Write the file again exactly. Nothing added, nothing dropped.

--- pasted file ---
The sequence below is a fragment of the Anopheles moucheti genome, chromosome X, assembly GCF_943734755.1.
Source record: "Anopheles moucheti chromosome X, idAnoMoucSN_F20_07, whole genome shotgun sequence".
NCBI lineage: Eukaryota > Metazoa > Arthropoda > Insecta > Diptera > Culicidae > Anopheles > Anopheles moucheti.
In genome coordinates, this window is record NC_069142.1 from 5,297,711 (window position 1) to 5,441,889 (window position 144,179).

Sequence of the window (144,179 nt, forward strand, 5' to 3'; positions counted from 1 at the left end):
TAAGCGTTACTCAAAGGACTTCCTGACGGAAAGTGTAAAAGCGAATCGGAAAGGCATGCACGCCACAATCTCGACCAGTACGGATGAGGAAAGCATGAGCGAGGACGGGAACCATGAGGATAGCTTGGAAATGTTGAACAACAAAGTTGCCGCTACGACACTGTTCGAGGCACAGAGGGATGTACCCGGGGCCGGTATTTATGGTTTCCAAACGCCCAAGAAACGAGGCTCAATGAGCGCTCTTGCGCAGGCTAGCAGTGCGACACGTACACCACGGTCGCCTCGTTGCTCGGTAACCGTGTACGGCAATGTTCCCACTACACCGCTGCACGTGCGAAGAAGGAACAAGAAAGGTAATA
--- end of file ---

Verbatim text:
The sequence below is a fragment of the Anopheles moucheti genome, chromosome X, assembly GCF_943734755.1.
Source record: "Anopheles moucheti chromosome X, idAnoMoucSN_F20_07, whole genome shotgun sequence".
NCBI lineage: Eukaryota > Metazoa > Arthropoda > Insecta > Diptera > Culicidae > Anopheles > Anopheles moucheti.
In genome coordinates, this window is record NC_069142.1 from 5,297,711 (window position 1) to 5,441,889 (window position 144,179).

Sequence of the window (144,179 nt, forward strand, 5' to 3'; positions counted from 1 at the left end):
TAAGCGTTACTCAAAGGACTTCCTGACGGAAAGTGTAAAAGCGAATCGGAAAGGCATGCACGCCACAATCTCGACCAGTACGGATGAGGAAAGCATGAGCGAGGACGGGAACCATGAGGATAGCTTGGAAATGTTGAACAACAAAGTTGCCGCTACGACACTGTTCGAGGCACAGAGGGATGTACCCGGGGCCGGTATTTATGGTTTCCAAACGCCCAAGAAACGAGGCTCAATGAGCGCTCTTGCGCAGGCTAGCAGTGCGACACGTACACCACGGTCGCCTCGTTGCTCGGTAACCGTGTACGGCAATGTTCCCACTACACCGCTGCACGTGCGAAGAAGGAACAAGAAAGGTAATA